To say the UFC’s latest behind-closed-doors show at the APEX facility in Las Vegas didn’t go down without a hitch would be an understatement.
Initially booked to have 10 fights, UFC Fight Night 176 was struck badly by the ongoing COVID-19 pandemic, and we ended up with a show that featured just 7 fights – the shortest UFC card since the TUF 2 Finale back in November 2005.
Thankfully though, the action inside the Octagon delivered and we were treated to some tremendous performances with some great finishes.
Here are the best and worst moments from UFC Fight Night 176: Overeem vs. Sakai.
#1 Best: Veteran Overeem keeps on rolling at Heavyweight
Alistair Overeem has often spoken about his desire for “one more run” at the UFC Heavyweight title, after failing to secure the gold when he faced champion Stipe Miocic back in 2016. The idea that a man who turns 41 next year could really be in UFC title contention might feel like a pipe dream, but after he defeated Augusto Sakai last night, it’s getting closer to reality.
‘The Reem’ struggled through the first two rounds of last night’s main event. He didn’t take too much damage from Sakai, but the Brazilian appeared to have a speed advantage and was more than happy to unload with combinations as Overeem covered up. It was clear that to win this one, the Dutchman would need to switch things up.
And switch it up he did. After securing a takedown late in the third round, it quickly became clear that Sakai didn’t have the skills on the ground to deal with the savvy veteran. Naturally from there, securing the takedown became Overeem’s modus operandi, and it appeared that Sakai had little to no answer for it.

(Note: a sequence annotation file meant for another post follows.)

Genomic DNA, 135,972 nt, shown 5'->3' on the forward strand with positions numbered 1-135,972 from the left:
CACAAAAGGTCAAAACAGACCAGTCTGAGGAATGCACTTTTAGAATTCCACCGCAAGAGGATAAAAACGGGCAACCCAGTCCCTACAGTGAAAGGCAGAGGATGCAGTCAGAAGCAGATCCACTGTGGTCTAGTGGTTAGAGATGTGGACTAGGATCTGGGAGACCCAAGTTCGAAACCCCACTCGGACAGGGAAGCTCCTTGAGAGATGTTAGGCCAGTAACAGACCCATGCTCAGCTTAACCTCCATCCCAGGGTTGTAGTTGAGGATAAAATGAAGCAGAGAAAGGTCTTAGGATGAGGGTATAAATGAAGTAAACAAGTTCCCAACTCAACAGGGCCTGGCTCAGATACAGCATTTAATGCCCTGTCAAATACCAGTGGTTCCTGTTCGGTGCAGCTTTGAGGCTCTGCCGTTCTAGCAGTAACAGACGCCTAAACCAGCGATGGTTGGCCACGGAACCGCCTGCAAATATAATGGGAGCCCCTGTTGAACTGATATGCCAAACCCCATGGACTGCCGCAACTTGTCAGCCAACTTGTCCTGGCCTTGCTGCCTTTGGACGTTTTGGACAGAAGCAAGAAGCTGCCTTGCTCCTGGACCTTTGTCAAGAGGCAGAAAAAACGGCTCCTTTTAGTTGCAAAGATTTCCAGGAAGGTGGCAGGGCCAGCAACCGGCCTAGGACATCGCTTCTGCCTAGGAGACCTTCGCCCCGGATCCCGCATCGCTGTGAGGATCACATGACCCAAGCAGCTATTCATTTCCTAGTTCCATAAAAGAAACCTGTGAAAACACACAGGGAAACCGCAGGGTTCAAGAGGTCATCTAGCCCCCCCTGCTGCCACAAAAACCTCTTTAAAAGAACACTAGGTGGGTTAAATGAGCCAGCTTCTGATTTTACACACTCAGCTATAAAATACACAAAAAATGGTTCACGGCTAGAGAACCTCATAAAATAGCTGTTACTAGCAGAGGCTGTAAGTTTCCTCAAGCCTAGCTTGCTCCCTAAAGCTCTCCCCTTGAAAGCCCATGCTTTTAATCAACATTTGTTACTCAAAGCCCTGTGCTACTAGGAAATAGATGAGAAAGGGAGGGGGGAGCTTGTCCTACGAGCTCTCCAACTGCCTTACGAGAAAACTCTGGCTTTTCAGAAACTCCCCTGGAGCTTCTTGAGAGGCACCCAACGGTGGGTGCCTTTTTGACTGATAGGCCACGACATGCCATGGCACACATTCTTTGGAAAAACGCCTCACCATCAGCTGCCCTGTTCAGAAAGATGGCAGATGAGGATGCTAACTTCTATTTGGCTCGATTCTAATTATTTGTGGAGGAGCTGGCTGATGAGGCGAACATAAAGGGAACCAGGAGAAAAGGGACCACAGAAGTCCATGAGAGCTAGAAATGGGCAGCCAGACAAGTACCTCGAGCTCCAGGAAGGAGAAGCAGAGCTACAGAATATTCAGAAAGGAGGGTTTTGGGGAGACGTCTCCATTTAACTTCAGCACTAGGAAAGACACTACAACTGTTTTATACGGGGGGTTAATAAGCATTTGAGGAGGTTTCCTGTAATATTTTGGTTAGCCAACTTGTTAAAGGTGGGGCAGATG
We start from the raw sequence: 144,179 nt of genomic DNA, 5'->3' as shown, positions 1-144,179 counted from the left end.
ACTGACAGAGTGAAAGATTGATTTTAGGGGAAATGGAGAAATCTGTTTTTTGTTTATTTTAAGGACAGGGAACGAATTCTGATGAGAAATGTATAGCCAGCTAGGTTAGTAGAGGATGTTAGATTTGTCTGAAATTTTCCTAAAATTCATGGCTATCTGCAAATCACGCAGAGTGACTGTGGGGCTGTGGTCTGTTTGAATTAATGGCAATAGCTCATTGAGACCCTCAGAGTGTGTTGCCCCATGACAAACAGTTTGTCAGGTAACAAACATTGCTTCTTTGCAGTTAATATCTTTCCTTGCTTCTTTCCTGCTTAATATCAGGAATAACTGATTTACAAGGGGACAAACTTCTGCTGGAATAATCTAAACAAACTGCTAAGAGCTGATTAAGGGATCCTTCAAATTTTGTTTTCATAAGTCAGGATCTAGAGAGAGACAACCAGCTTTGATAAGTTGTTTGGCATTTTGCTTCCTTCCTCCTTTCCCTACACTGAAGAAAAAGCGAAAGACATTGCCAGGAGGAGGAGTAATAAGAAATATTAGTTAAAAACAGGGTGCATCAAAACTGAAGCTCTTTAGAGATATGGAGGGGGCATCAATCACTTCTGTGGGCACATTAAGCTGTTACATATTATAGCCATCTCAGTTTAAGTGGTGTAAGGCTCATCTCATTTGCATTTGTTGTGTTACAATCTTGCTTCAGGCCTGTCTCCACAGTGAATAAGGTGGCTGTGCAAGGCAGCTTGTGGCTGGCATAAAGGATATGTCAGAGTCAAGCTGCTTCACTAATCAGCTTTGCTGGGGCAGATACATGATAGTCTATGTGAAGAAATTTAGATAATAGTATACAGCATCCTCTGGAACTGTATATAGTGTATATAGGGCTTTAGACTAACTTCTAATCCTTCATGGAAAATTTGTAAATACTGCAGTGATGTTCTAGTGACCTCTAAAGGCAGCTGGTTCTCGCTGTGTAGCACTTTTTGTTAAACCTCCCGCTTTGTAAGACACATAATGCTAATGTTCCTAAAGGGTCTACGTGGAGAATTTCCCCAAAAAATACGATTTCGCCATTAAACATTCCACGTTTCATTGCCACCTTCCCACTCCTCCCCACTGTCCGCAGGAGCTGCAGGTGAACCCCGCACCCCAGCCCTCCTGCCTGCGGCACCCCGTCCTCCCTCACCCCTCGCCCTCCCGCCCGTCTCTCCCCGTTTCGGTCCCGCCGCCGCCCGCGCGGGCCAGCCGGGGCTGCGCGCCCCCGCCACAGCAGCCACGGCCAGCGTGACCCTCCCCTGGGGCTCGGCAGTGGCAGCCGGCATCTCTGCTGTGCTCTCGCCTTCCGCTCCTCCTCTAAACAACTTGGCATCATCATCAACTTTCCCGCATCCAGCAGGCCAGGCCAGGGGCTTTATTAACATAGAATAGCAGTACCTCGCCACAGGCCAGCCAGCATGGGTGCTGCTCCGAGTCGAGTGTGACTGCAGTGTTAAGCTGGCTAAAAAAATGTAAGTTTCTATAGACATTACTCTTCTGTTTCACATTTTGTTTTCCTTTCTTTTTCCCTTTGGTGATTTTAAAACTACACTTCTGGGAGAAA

The Brazilian took an absolute beating on the ground in the fourth round and when Overeem secured another takedown early in the fifth, the fight was stopped shortly after. This was a great comeback from the veteran, and his second big win of 2020.
So how far off a UFC Heavyweight title shot is Overeem really? Well, only Francis Ngannou and Curtis Blaydes are really ahead of him in the queue now, given that in all honesty, he should’ve beaten Jairzinho Rozenstruik last year which would’ve put him on a five-fight winning streak.
Having two fighters ahead in the queue is obviously not a good thing, but given the current climate, Overeem might only be an injury – or a positive COVID-19 test – away from another shot at Miocic’s UFC Heavyweight title.
#1 Worst: The UFC’s COVID-19 woes continue
Given the UFC has put on a total of 19 events during the COVID-19 pandemic – and only had a relatively short shutdown period of 7 weeks before restarting with May’s UFC 249 – you’d be forgiven for thinking that the world’s biggest MMA promotion has been able to ride the wave of the pandemic with no issues.
However, last night’s show was a stark reminder why that simply isn’t the case.
It feels like every recent UFC show has been struck by a ton of last-minute changes, but UFC Fight Night 176 was definitely the worst hit yet. Overall the card suffered a total of 11 changes, with no fewer than three fights being scrapped literally on the day of the event.
The UFC were able to salvage Brian Kelleher’s fight by scrambling to find Ray Rodriguez as a late replacement for Kevin Natividad. However, the fights between Thiago Moises and Jalin Turner and Marcos Rogerio de Lima and Alexander Romanov were simply removed.
Given that the two Brazilian fighters were sidelined after testing positive for COVID-19, we should be reminded that the pandemic is ongoing, it’s very real and it’s not going anywhere yet. Given this trend, the UFC and its fans should be very afraid for upcoming mega-events like UFC 253 and UFC 254.
#2 Best: Pereira produces the best showing of his UFC career